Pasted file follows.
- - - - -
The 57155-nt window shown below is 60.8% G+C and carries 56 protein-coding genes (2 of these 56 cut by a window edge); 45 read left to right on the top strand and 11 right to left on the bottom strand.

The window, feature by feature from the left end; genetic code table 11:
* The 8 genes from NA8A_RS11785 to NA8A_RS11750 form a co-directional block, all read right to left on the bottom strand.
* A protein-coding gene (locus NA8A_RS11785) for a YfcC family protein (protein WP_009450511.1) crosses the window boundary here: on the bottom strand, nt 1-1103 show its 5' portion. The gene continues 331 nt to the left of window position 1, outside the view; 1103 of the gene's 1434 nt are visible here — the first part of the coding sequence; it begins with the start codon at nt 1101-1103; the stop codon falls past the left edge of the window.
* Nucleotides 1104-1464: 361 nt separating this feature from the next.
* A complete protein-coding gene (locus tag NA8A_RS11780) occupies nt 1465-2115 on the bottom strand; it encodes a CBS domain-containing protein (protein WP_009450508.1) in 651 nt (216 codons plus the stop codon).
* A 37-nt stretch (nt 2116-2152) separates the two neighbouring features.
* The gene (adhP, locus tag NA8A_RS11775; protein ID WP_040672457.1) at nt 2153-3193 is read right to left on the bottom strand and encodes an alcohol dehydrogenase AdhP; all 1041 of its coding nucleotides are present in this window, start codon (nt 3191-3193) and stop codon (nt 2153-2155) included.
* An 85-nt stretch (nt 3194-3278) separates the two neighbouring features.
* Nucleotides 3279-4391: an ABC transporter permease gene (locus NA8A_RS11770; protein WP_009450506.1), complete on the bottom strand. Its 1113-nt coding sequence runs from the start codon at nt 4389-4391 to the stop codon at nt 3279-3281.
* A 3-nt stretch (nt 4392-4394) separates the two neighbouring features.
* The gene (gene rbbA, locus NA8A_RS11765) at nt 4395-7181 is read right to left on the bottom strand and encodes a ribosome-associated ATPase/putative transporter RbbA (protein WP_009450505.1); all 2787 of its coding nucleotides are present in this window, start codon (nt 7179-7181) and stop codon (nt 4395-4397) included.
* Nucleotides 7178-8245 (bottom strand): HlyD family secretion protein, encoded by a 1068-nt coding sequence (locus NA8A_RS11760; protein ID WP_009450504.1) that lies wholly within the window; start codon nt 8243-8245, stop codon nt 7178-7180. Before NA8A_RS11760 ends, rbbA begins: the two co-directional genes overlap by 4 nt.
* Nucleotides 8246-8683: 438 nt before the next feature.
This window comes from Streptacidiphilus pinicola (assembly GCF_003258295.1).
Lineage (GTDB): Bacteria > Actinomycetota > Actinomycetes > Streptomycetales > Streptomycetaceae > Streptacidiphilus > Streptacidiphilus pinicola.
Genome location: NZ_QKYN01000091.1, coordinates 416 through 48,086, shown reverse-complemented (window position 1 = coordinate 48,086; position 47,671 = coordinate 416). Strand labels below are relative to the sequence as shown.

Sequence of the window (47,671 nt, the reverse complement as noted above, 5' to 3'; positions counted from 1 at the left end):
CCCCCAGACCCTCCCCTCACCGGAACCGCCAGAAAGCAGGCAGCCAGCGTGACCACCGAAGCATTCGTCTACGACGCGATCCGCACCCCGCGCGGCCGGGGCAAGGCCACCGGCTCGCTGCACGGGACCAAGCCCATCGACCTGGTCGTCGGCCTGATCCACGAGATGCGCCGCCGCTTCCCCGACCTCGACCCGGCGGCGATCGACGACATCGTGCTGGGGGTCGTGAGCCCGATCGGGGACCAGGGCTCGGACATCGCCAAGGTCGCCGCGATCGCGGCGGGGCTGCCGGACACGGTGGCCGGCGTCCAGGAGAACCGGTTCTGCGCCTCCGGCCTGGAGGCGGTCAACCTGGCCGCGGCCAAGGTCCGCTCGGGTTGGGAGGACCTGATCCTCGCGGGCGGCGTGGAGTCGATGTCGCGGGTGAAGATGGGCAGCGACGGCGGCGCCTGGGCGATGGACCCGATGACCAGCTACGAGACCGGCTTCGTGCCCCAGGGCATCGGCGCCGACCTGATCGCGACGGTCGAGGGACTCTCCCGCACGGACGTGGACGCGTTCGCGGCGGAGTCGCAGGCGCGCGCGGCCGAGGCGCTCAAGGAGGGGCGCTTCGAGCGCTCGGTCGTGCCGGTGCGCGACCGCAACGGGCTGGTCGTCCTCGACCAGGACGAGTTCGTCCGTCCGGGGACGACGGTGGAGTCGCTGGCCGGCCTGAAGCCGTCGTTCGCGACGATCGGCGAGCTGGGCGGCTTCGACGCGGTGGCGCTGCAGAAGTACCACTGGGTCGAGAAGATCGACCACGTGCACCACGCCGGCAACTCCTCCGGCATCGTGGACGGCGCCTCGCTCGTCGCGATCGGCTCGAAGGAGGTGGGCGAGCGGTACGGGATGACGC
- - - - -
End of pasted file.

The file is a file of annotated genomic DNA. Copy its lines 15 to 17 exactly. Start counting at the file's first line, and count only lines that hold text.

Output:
This window comes from Streptacidiphilus pinicola (assembly GCF_003258295.1).
Lineage (GTDB): Bacteria > Actinomycetota > Actinomycetes > Streptomycetales > Streptomycetaceae > Streptacidiphilus > Streptacidiphilus pinicola.
Genome location: NZ_QKYN01000091.1, coordinates 416 through 48,086, shown reverse-complemented (window position 1 = coordinate 48,086; position 47,671 = coordinate 416). Strand labels below are relative to the sequence as shown.